Commercial Litigation and Arbitration

Expert Whose Testimony Is to Be Based on Evidence at Trial Per Rule 703 Is Properly Exempted from Rule 615(3) Sequestration Order

From United States v. Abdallah, 2009 U.S. Dist. LEXIS 36172 (S.D. Tex. April 29, 2009):

[T]he Abdallahs argue that this court erred by failing to exclude Patterson from the courtroom, in violation of Rule 615 of the Federal Rules of Evidence. Rule 615 directs that upon a party's request or upon its own motion "the court shall order witnesses excluded so that they cannot hear the testimony of other witnesses" subject to certain exceptions. The exceptions include "(3) a person whose presence is shown by a party to be essential to the presentation of the party's cause." The Abdallahs contend that Patterson was not essential to the government's case because her testimony and opinion was redundant of Griffith's. Relying on Opus 3 Ltd. v. Heritage Park, Inc., 91 F.3d 625, 629 (4th Cir. 1996), the Abdallahs also contend that the exception does not apply to Patterson because she also served as a fact witness regarding disputed issues in the case.

The government responds that Patterson was appropriately allowed to listen to testimony because Federal Rule of Evidence 703 "provides that an expert may base his opinions on facts or data obtained 'at or before the hearing.'" Mayo v. Tri-Bell Industries, Inc., 787 F.2d 1007, 1013 (5th Cir. 1986). In Mayo, the court held that it was permissible for the defendant's expert witness to testify after having discussed the evidence with defense counsel during a break in trial. Citing Rule 703, the court concluded that expert witnesses "would be testifying solely as to their opinion based on the facts or data in the case, and, accordingly, were properly exempted from the order excluding witnesses. Because the experts were not witnesses whose recollections might have been colored by accounts of prior witnesses, there was no prejudice." ….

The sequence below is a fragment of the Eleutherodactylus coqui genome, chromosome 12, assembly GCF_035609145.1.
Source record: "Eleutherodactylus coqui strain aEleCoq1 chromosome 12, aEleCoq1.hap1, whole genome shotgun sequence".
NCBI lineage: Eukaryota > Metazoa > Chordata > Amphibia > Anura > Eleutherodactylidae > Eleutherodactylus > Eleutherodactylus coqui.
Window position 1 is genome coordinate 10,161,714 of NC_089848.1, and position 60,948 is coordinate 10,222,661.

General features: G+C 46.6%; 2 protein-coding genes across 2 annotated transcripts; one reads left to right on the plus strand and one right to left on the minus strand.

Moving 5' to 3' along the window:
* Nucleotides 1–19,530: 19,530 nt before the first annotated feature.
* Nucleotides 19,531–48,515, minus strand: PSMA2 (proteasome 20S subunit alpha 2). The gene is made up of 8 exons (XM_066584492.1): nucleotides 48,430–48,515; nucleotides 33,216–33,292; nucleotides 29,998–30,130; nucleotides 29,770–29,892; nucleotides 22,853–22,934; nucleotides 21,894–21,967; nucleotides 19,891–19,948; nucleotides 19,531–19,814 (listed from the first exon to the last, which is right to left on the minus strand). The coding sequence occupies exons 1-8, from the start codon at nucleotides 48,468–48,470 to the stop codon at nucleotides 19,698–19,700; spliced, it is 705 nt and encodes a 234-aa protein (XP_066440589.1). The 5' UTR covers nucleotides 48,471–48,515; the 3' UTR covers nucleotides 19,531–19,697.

Some courts have rejected the government's argument that, consistent with Rule 703, Rule 615(3) does not cover expert witnesses who express opinions based on the facts of the case. See, e.g., Opus 3, 91 F.3d at 629; Woodson v. McGeorge Camping Ctr., Inc., 42 F.3d 1387, 1994 WL 667052, at *3 (4th Cir. 1994) (unpublished table decision); Miller v. Universal City Studios, Inc., 650 F.2d 1365, 1373-74 (5th Cir. 1981); Morvant v. Const. Aggregates Corp., 570 F.2d 626, 630 (6th Cir. 1978). In Miller, the Fifth Circuit agreed with the Morvant court that "Rule 703 does not furnish an automatic basis for exempting an expert from sequestration under rule 615 . . . . Whether or not it would be reasonable for a trial court to exempt an expert witness from a sequestration order, there is no required exemption implied under rule 615." 650 F.2d at 1374.

The Abdallahs' reliance on Opus 3 is misplaced. The district court excluded the witness in that case "not because he was an expert who would not benefit from testimony, but because he was a key fact witness." 91 F.3d at 629. Patterson was not a fact witness in this case, much less a key fact witness, but gave opinion testimony based on her review of the run sheets and medical records. Although Rule 703 does not provide a blanket exemption from Rule 615, Patterson was appropriately exempted from Rule 615 in this case, along with Dr. Evans, the Abdallahs' expert. Expert witnesses who either respond to the theories of an adversary's expert or base their opinions on facts adduced by witnesses at trial are infrequently excluded from the courtroom during trial. See Morvant, 570 F.2d at 629-30 ("Theoretically at least, the presence in the courtroom of an expert witness who does not testify to the facts of the case but rather gives his opinion based upon the testimony of others hardly seems suspect and will in most cases be beneficial, for he will be more likely to base his expert opinion on a more accurate understanding of the testimony as it evolves . . . ."). It is within the trial judge's discretion to except from the rule expert witnesses who may base their opinions in part on witness testimony. Id. at 630. Patterson was appropriately exempted from the Rule 615 order.

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